Vietnam's Mekong Delta 'doomed': conservationists

Thanh Nien News

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A fish farm on the Mekong River in Vietnam. Photo credit: Tuoi Tre A fish farm on the Mekong River in Vietnam. Photo credit: Tuoi Tre


Vietnamese environmentalists say the hydropower race unfolding on the lower Mekong River will destroy the delta's downstream economy.
Experts at a Tuesday conference in the Mekong Delta province of An Giang called the dams "bombs" looming over millions of people, Tuoi Tre (Youth) newspaper reported.
PanNature, a Hanoi-based environmental group dedicated to protecting and conserving diversity and human well-being in Vietnam, called the conference as China began work on 15 hydropower projects on the river, where Laos, Thailand, and Cambodia have planned another 11, the paper said.
Le Anh Tuan, an expert from Can Tho University in the eponymous city, said that under normal conditions, the dams will severely affect the region’s rice paddies and aquaculture which are its major strengths.
“The damage will have a domino effect on other economic activities,” Tuan said. 
A study by the Mekong River Commission, a regional body established to coordinate dam projects on the Mekong River, presented at the conference suggested that the dams will change currents on the river and hamper its biodiversity.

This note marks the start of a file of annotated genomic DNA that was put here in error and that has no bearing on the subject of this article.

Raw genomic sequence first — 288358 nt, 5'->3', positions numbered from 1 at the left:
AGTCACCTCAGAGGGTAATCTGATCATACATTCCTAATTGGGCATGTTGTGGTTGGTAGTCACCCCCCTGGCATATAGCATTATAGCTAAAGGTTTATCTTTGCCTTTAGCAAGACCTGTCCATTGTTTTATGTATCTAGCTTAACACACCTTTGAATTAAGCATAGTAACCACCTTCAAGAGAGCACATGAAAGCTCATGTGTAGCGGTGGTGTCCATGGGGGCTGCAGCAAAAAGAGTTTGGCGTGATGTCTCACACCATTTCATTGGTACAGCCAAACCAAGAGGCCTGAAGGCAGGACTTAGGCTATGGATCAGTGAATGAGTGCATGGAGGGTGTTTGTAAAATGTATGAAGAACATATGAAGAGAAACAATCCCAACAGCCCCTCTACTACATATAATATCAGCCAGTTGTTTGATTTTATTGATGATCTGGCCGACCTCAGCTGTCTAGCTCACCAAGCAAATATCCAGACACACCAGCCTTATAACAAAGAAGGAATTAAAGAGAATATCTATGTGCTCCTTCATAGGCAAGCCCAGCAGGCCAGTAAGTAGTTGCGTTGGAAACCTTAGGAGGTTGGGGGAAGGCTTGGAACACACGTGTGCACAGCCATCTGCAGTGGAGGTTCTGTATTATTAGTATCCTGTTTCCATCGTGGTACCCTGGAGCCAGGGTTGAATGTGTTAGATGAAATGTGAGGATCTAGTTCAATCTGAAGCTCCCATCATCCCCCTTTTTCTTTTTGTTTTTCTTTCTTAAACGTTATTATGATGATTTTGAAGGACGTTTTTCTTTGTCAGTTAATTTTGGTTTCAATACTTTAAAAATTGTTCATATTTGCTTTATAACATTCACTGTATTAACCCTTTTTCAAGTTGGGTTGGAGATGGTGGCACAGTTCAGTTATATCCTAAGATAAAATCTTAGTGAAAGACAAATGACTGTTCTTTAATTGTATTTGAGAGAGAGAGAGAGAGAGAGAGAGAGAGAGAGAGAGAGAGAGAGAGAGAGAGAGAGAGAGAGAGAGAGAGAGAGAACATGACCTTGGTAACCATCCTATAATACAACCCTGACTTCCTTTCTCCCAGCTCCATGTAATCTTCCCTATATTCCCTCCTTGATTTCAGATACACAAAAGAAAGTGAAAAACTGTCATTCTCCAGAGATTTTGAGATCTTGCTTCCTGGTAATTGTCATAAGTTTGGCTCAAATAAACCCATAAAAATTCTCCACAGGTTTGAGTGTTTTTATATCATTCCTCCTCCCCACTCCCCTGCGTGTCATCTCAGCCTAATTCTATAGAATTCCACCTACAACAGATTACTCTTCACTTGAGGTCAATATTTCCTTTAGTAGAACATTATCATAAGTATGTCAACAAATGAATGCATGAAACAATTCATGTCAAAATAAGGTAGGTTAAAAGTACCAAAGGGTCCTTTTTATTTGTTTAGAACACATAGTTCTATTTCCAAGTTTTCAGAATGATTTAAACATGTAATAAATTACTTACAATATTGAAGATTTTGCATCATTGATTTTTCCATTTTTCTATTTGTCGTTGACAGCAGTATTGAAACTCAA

Swamps will shrink and several species will lose their migration channels.
Nguyen Huu Thien, a senior advisor to the commission, said the delta will lose 220,000-440,000 tons of migrating white fish a year, creating an annual loss of up to US$1 billion.
That extinction will in turn result in the disappearance of black fish predators as well as saltwater fish in the area, and create a shortage of feed for aquaculture farms, Thien said.
He said the loss of fish alone outweighs the benefit the dams offer--a few million dollars a year each.
The amount of alluvium flowing downstream will drop, increasing risks of erosion and fertilizer costs to farmers, the experts said.
Floods will become irregular and the dry season will become harsher--exacerbating the salinization of aquifers.
The worst case scenario they discussed involved is a dam breach.
Thien said that once one dam in the line breaks, the rest will follow.
Dao Trong Tu, director of the Center for Sustainable Water Resource Development and Climate Change, said the dams will store a total of 30 billion cubic meters of water.
For example, water from Cambodian Sambo, which is more than 18 kilometers across and 56 meters tall, will “flatten” the region.
The scientists said any damage, whether the dams breach or not, will be irreversible, and 60 million people along the river basins will be doomed.
Tuan said the dams will dash every hope the region has to mitigate climate change.
“Climate change is hard enough to cope with as is… Now with the added burden of upstream dams, I must say, there aren’t any ways left to save us.”

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